‘But it's a bit funny here. Comics aren‘t just peripheral, they're non-existent. So I was a bit surprised that these writers were cunous.‘
Surprised and delighted. He now wants It's Dark In London to be the ﬁrst ofa series of books building up to be a ‘graphic documentary‘ of the city.
‘I am very happy here.‘ he says. ‘l feel very stimulated and I think there are more stories to be told.‘
It's Dark In London is published by Serpent Is 7211'] at £9. 99.
Aids and the power of the pen
When Oscar Moore died, The Guardian letters page was a testament to the power oi writing. llis monthly column about his one-sided battle with Aids had aliected thousands. People who never knew Moore were moved to tears by the news oi his death, one man broke down in the newsagent beiore he had even paid lor his paper. PWA: Person With Aids. Moore got behind the soulless American acronym and treated his illness with contempt and iascination, anger and humour. lie made no apology tor his gay litestyle, no complaint about having contracted HIV, and simply
Oscar Moore: charted his death irom nos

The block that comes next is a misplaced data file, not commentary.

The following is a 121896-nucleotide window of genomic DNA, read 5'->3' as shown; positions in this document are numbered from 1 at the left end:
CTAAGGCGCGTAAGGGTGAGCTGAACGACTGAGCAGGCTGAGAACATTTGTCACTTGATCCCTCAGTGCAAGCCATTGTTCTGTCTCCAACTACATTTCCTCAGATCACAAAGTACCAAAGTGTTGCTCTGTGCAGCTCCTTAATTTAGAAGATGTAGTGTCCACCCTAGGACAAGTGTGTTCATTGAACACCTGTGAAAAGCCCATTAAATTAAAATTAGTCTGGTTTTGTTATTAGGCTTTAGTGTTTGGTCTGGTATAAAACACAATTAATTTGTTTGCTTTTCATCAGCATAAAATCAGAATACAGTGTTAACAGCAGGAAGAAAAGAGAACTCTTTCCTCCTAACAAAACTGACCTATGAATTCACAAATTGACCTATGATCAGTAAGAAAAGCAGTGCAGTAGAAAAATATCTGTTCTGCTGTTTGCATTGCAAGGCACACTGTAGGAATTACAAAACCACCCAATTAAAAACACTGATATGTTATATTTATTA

catalogued the rollercoaster ride irom the time the disease became tull- blown.
The humorous seli-deprecation oi a New Year’s dash to hospital in Oampbeltown in — horrors - a Nissan Micra, is representative: ‘i was squashed in, ankles somewhere round my neck (but no pleasure anticipated) as we hurtled through the rain round the crags and cliiis oi a spectacularly grim coastline . . .’
Moore’s habitual word-play, diverting on a monthly basis, can become tiresome when read in one sitting. Overall though, the columns stand up well and his honesty about the indignities oi illness make this a book oi iar wider interest than might be assumed. ‘ln theory I am well,’ he says at one point,’ “but in reality I stagger irom spasm to wince via belch and tart . . .’
Moore’s introduction points out that llarold Brodkey’s writings in The New Yorker inspired his column, but Brodkey’s approach is much less
direct. This is more sell-consciously ‘writing’, but loses something in the intellectualising oi his ieelings.
‘The poetry oi being recognised and accepted as an important writer in Berlin and then in Venice while I was sickening in some way I could not understand presents to me a dark beauty oi complete wreckage,’ Brodky says, which sounds great, but doesn’t leave you any the wiser.
Where Moore’s book is moving, Brodkey’s is thought-provoking. Is it sloppy thinking, he wonders early on, which makes him tear death so little? ile moves irom initial disbeliei, through anger to linal anguish which makes it clear the answer is probably yes. It is the ilnal section, tree oi any aiiectation, which is the most powertul. (Stephen llaysmith)
PWA: looking Aids In The Face by Oscar Moore is published by Picador at £6. 99. This Wild Darkness: The Story Of My Death by llarold Brodkey is published by Fourth Estate at £14.99.